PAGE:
Obama vs. McCain on the Economy

OBAMA vs. McCAIN ON THE ECONOMY….Fortune magazine has parallel interviews about the economy with John McCain and Barack Obama in the current issue, and the PR email they sent me highlights their answers to this question:

What do you see as the gravest long-term threat to the U.S. economy?

Obama: If we don’t get a handle on our energy policy, it is possible that the kinds of trends we’ve seen over the last year will just continue. Demand is clearly outstripping supply. It’s not a problem we can drill our way out of. It can be a drag on our economy for a very long time unless we take steps to innovate and invest in the research and development that’s required to find alternative fuels. I think it’s very important for the federal government to have a role in that process.

McCain: Well, I would think that the absolute gravest threat is the struggle that we’re in against Islamic extremism, which can affect, if they prevail, our very existence. Another successful attack on the United States of America could have devastating consequences.

It’s as if McCain is trying to become a parody of himself here. Is his answer to every question “Islamic extremism”? And while Fortune’s readership undoubtedly skews conservative, does McCain really think they’re going to buy this?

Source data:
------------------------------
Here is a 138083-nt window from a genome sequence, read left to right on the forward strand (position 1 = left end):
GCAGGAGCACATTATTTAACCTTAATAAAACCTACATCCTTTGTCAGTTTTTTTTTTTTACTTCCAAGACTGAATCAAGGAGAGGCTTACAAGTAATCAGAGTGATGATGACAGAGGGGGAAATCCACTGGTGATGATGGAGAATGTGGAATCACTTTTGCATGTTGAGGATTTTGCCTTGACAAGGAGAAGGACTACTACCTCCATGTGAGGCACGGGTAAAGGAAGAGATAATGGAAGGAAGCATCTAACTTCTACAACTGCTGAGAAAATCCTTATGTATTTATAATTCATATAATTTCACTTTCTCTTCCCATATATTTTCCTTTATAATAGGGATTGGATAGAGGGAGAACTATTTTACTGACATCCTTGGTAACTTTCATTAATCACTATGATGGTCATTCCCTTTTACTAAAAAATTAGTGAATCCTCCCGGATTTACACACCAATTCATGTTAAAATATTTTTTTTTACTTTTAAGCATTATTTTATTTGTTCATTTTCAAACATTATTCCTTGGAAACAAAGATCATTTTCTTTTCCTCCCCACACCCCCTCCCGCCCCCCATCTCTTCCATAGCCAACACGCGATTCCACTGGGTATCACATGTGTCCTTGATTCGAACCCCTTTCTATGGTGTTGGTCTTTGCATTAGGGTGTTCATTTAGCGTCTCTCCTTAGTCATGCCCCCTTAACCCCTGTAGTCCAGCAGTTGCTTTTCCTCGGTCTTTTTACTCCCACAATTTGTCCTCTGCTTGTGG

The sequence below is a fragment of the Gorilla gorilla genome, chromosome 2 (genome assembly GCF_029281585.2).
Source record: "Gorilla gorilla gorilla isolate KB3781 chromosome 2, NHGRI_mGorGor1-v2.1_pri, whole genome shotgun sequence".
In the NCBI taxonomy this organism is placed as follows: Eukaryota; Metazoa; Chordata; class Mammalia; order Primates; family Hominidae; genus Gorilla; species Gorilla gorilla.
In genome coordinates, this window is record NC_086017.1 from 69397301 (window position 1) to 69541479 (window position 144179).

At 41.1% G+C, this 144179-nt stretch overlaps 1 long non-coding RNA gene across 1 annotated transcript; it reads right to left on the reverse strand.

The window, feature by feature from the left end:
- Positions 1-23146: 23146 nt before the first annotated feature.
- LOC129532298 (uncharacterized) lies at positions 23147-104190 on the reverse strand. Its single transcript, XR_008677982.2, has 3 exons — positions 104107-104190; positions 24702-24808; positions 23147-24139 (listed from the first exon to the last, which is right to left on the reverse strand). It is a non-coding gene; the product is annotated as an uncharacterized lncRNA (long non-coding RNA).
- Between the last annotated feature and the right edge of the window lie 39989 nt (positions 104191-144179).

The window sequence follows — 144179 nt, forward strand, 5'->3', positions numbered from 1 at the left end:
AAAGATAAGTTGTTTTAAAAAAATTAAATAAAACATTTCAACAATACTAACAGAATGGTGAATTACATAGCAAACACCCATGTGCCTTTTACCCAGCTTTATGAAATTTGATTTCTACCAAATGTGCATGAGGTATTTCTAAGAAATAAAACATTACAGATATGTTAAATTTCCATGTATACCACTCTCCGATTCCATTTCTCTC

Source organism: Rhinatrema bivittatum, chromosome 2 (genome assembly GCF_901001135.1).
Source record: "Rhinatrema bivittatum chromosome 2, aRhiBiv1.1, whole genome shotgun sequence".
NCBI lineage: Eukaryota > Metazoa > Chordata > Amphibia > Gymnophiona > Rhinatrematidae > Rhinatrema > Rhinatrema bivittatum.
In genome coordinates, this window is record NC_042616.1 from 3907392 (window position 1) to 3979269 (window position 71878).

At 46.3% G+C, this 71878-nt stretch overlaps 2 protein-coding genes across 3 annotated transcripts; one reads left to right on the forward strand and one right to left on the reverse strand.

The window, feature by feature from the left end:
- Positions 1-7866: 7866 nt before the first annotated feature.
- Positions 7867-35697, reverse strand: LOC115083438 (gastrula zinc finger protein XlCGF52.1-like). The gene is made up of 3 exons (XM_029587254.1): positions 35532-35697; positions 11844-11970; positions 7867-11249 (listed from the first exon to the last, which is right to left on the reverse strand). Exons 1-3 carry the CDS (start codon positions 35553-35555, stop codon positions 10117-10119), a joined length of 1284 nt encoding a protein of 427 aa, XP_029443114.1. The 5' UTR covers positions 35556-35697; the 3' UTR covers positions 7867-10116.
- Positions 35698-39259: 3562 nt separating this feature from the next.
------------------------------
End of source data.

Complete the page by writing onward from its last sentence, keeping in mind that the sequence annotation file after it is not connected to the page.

Two things are remarkable here. First, that McCain genuinely seems to believe that Islamic extremism poses not just a threat, but a threat to the very existence of the West. This is science fiction territory. Second, that he apparently can’t come up with any better answer to Fortune’s question about economic threats. Not energy, not high taxes, not runaway entitlement growth, not healthcare, not globalization, not any of a dozen plausible answers that would have gone down fine with his base. Instead, “His eyes are narrowed. Nine seconds of silence, ten seconds, 11.” And then he came up with Islamic extremism.

It’s been pretty obvious for a while that McCain is going to try and turn the entire election into a referendum on national security, painting Obama as a 21st century Neville Chamberlain. This seems like an early sign of just how far he’s planning to take this. Luckily, Obama seems to be ready for it.